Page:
(Okay, so this is a few days late.  I meant to post something on President’s Day itself, but life got in the way.  Also, it’s still within the same week, so better late than never, right?)  So, without further ado, a thank you letter to my favorite Bush:


Thank you, George W. Bush, for your service to our country.  I know that some people (maybe a lot of people) thought that you weren’t the brightest bulb in the box.  Or that they didn’t agree with your policies.  Or that they blamed every single bad thing that happened during your two terms solely on you.  I don’t care about any of that.  And you know why?  Because you always made me feel safe.  I never once doubted that you cared deeply for the people of this country – every single one of us.  And you made me laugh (in a good way).

I was in eighth grade when the Twin Towers were struck.  And even though my personal life was not affected (I didn’t lose anybody in the attacks) those acts of terror left a deep impression on me, as it did the entire nation.   Your quiet strength and resolve  when addressing the country for the first time after the attacks, and in the days that followed, had a deep impact on me.  It helped me to feel safe, even in the face of such uncertainty.  You brought the country together in a time in which we greatly needed it, and I am so thankful that it was you who was serving during those difficult days.  I truly believe you were the right person for the job at the exact right time.

As far as for making me laugh, you were just a genuinely funny guy without even trying to be.  I think so much of what made you so personable was your ability to be able to laugh at yourself.  From having a shoe thrown at you, to taking all the political jokes in stride, to the phrases that only you could utter, you were just a regular guy who didn’t take himself too seriously; you were humble and self-deprecating – more qualities that we could use today.  You still have that same ability, as was evidenced in your epic poncho battle on election day.  On what was one of the darkest political days for me, your struggle with that poncho and your good-naturedness about it, brought unexpected joy to my heart.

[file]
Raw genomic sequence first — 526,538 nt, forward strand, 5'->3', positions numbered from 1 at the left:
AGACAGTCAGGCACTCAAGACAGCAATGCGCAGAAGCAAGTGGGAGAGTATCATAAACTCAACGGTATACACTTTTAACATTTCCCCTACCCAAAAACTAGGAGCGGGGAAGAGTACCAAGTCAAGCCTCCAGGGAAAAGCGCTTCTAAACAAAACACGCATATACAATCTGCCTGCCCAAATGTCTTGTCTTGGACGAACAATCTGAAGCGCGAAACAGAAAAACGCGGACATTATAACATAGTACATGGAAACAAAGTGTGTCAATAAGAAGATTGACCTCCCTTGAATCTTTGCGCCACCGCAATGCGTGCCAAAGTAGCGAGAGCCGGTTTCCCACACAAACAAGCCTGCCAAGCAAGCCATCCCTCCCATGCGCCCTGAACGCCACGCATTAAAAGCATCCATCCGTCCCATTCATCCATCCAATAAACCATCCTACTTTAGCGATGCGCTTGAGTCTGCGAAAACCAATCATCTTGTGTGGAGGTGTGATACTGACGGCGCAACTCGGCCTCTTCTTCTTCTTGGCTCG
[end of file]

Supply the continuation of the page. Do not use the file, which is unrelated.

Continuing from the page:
Finally, yours was the first presidential election that I was old enough to follow and that I have concrete memories of.  Though I was still years away from being able to vote, you helped instill in me a love for our government and the electoral processes.  A love that endures today, even through very difficult political times.

So again, I just want to say thank you for being you.  For having a positive impact on my life.  For having a positive, lasting impact on this country.


P.S. I miss you…the country misses you.




Love Trumps Hate

Spread love.

“Spread love everywhere you go. Let no one ever come to you without leaving happier.” – Mother Teresa

“You were made from love to be loved, to spread love. Love is always loud.” – Kid President

“Love is patient, love is kind. It does not envy, it does not boast, it is not proud. It does not dishonor others, it is not self-seeking, it is not easily angered, it keeps no records of wrongs. Love does not delight in evil but rejoices with the truth. It always protects, always trusts, always hopes, always perseveres. Love never fails.” – 1 Corinthians 13: 4-8

Love and kindness begin with us, as individuals. We all have the power to choose to love over hate, kindness over hostility, compassion over judgement. Be kind today, everyday. Show love to those around you. Tell someone you love them (but only if you really mean it). Say thank you.  Hold the door open for the person behind you. However you choose to express it, spread love.